MOWCA, AfCFTA to strengthen intra-African maritime trade
• Explore AFREXIM Bank window to fund establishment of African shipping line
The Maritime Organisation of West and Central Africa (MOWCA) has commenced bilateral talks with the African Continental Free Trade Area (AfCFTA) secretariat to strengthen intra-African trade through maritime and other transportation modes.
This was part of the outcome of a meeting between the Secretary General of MOWCA, Dr. Paul Adalikwu and the Secretary General of AfCFTA, Wamkele Mene, in Accra, last week. Both organisations agreed to foster African trading interests.
Adalikwu described the maritime domain as the most potent area for a large volume of trade capable of impacting the economies of coastal states and other proximate countries through land borders.
He reiterated MOWCA’s commitment to a safe, secure and environmentally friendly maritime sector that supports the movement of raw materials, agricultural products and finished goods within and beyond the continent.
According to the MOWCA boss, Africa is strategic to global trade; technology and industrialisation with her enormous endowments, adding the countries in the continent will benefit more from their resources if they strengthen their partnerships.
Adalikwu said the maritime industry in Africa, if properly harnessed with human capital consistently developed, could take 30 million Africans out of poverty yearly, with direct impacts on the entire value chain of agriculture, import, export and manufacturing
The MOWCA secretary general also described shipping as the most cost-effective way of moving cargoes between coastal countries and advised African countries to evolve an efficient port system, featuring faster turn-around time for vessels aided by relevant technology.
He further advised port authorities to emplace an efficient port community system, otherwise called a single window that will integrate state and non-state actors to promote trade transparently.
Adalikwu restated his call for a continent-wide cabotage regime that would provide preferential investment and job opportunities in the maritime industry for Africans within the continent, in a borderless manner with relaxed tariff and tax holidays.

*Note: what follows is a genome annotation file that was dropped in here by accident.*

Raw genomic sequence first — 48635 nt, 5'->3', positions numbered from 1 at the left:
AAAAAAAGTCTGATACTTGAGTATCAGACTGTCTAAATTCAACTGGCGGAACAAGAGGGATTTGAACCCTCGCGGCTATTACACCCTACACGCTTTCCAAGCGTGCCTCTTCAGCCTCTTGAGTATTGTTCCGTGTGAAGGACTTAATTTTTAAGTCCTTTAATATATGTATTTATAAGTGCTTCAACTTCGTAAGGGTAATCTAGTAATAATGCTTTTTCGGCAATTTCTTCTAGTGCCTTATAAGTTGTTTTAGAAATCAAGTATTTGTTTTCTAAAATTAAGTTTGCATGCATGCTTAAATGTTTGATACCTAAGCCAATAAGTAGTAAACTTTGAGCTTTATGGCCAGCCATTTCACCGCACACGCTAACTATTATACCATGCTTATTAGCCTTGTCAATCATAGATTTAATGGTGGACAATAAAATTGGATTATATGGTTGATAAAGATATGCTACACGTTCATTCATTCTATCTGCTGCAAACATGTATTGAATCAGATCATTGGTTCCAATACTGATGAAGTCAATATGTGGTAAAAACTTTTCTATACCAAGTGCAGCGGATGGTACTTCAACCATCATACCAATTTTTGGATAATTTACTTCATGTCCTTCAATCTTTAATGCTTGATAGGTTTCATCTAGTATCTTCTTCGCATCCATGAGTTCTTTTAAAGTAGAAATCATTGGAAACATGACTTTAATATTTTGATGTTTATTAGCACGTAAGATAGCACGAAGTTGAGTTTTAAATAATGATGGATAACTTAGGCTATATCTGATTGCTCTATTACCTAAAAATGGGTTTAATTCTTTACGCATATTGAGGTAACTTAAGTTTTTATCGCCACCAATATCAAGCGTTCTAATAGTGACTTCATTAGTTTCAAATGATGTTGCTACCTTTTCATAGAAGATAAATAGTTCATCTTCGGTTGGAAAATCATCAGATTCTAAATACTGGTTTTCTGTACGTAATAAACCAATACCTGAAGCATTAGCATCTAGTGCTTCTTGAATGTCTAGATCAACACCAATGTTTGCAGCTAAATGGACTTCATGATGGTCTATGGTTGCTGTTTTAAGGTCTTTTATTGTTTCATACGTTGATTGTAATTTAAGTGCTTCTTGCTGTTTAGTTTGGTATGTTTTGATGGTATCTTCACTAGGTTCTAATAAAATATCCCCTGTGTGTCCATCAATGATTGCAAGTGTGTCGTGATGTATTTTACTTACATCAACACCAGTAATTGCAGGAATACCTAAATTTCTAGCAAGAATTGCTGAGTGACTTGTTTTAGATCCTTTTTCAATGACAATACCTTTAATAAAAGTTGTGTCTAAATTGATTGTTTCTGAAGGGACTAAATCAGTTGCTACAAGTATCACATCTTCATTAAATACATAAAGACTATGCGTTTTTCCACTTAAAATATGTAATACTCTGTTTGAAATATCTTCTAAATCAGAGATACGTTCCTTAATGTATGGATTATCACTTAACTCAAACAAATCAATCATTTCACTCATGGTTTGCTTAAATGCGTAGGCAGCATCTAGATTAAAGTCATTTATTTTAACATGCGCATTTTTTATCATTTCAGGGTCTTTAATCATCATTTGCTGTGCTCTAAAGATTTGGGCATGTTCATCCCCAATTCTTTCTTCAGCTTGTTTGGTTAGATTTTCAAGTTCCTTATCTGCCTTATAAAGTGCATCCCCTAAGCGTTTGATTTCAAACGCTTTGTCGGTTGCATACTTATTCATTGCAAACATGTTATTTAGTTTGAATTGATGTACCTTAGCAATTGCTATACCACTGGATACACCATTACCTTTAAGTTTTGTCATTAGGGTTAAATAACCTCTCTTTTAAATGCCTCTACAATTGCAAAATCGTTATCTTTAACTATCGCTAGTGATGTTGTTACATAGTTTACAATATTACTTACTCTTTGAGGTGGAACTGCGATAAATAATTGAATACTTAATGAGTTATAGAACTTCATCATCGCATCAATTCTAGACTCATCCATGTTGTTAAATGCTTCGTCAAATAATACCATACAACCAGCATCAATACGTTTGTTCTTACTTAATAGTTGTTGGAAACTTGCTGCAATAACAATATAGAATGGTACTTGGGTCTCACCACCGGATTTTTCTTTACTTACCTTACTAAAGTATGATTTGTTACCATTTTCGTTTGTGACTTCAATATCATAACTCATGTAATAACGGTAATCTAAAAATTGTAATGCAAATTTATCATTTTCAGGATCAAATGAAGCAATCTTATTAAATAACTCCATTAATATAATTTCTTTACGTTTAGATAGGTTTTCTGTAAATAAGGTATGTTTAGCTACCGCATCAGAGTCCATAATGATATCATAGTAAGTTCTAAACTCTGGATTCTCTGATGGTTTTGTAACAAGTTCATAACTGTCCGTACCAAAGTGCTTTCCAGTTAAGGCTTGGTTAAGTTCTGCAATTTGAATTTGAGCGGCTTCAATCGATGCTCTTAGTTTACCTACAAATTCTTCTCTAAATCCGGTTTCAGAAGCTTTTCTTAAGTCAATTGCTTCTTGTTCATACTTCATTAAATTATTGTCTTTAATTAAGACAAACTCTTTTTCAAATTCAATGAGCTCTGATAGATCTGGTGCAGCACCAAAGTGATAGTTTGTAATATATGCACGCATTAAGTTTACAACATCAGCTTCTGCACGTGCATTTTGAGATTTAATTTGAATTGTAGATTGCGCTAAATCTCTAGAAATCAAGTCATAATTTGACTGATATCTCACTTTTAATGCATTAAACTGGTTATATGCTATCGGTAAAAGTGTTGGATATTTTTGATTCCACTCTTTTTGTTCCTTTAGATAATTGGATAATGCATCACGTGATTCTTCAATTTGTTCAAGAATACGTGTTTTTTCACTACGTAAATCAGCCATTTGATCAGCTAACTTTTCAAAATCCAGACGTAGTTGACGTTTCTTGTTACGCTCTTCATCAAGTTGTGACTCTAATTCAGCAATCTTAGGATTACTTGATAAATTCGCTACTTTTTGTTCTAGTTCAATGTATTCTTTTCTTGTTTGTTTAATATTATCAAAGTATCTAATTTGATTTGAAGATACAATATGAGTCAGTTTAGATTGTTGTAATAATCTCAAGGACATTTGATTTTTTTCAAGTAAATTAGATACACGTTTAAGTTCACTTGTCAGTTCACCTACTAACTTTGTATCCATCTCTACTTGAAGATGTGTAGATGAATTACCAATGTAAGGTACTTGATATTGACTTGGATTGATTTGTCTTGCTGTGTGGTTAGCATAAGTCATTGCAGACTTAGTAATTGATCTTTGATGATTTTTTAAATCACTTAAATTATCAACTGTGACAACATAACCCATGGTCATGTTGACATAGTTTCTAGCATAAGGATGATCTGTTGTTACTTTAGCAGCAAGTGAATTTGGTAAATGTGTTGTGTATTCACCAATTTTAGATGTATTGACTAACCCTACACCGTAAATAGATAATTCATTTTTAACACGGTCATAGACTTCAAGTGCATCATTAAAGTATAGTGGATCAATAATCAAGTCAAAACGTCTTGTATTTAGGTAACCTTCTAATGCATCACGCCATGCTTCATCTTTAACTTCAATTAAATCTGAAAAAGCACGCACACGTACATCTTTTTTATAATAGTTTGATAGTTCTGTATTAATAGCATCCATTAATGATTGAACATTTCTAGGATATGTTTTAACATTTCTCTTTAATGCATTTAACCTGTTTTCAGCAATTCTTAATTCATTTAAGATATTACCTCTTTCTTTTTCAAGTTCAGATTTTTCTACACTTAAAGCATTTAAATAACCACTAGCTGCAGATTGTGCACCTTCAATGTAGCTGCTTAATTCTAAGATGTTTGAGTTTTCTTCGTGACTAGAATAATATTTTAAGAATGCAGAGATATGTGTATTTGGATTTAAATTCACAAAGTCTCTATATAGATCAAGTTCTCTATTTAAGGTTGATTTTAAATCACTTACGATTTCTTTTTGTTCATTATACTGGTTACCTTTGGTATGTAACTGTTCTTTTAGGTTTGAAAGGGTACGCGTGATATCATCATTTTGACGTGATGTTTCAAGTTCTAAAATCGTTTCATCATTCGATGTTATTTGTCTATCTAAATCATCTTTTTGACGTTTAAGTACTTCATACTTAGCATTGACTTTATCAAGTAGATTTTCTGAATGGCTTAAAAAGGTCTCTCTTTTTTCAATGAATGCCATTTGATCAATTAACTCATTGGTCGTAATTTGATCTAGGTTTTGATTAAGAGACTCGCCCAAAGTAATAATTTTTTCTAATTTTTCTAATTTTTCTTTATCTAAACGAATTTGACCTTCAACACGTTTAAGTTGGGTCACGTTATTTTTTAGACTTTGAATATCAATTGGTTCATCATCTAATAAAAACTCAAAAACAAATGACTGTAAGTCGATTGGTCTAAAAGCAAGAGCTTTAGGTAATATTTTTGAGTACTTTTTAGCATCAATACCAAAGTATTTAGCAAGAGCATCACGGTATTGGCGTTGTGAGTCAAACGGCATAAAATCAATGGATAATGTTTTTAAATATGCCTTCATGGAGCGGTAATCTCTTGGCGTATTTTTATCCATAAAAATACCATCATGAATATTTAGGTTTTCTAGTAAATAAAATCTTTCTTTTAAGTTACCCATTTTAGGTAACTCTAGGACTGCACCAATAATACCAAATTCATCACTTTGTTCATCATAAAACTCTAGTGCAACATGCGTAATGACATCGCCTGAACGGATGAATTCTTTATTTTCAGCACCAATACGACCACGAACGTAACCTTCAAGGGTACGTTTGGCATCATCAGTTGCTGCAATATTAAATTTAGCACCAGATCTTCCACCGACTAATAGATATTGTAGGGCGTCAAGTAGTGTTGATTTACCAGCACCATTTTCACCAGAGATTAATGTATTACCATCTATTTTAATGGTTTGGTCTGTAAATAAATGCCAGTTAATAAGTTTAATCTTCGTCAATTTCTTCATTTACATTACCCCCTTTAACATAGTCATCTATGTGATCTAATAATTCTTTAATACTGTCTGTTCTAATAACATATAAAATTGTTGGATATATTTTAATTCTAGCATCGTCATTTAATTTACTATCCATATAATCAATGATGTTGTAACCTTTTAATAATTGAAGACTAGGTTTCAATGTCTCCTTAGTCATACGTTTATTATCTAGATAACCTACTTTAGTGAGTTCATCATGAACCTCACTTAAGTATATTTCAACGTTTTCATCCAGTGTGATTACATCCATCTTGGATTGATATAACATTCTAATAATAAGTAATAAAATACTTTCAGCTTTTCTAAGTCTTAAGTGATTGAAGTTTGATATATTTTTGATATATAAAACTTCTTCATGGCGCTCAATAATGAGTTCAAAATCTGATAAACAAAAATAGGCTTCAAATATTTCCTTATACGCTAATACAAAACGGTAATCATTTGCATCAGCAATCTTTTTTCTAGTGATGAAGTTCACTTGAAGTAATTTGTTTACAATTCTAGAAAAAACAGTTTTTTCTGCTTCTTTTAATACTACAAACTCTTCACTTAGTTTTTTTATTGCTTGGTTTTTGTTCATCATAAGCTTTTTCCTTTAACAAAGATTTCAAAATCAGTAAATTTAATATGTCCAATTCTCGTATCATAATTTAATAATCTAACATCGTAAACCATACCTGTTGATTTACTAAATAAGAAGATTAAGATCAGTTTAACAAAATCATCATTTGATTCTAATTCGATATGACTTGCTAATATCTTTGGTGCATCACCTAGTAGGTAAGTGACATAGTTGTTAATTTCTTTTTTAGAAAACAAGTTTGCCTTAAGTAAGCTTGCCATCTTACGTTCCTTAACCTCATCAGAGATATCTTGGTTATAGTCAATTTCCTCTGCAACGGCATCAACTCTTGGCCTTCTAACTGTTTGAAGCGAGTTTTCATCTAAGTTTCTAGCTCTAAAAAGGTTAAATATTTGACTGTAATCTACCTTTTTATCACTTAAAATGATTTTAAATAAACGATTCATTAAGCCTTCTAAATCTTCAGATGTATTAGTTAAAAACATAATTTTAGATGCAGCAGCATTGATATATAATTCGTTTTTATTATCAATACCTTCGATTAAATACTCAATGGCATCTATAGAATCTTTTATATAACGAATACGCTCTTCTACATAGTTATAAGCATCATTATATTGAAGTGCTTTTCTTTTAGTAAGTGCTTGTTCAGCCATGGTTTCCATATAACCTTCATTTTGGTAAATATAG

He also recalled MOWCA’s confidence-building visits to some member states where the idea of dry ports and rail systems for trans-border cargo movement is at the fore of deliberations, which he said aligns with the AfCFTA vision.
Adalikwu further suggested an impactful maritime component in the AfCFTA charter and assured that MOWCA would give all technical support in achieving this when called upon.
MOWCA, according to Adalikwu, has begun interactions and entered pacts with global bodies like the International Maritime Organisation (IMO), United States and United Kingdom governments to suppress piracy and other forms of maritime insecurity.
He said a safer maritime domain will guarantee trade, enhance predictability, reduce risk and eliminate the high cost of insurance premiums being paid in areas designated as war risk zone in Africa.
On his part, the Secretary General of AfCFTA commended Adalikwu and his team for the offer of technical collaboration, while he assured of a strong working relationship that will reduce trade barriers in the continent.
Mene said AfCFTA would continually work to eliminate tariff and non-tariff barriers to trade, protect intellectual property, respect rules of origin in line with the agreement and work towards harmonised customs procedure.
The AfCFTA boss expressed optimism about positive outcomes from its relationship with MOWCA, while looking forward to more engagements.He promised to fast-track the new relationship with MOWCA by setting up a joint meeting with the AFREXIM Bank leadership to explore funding for the establishment of an African Shipping Line and promote liaison with the African Union in support of MOWCA strategic agenda.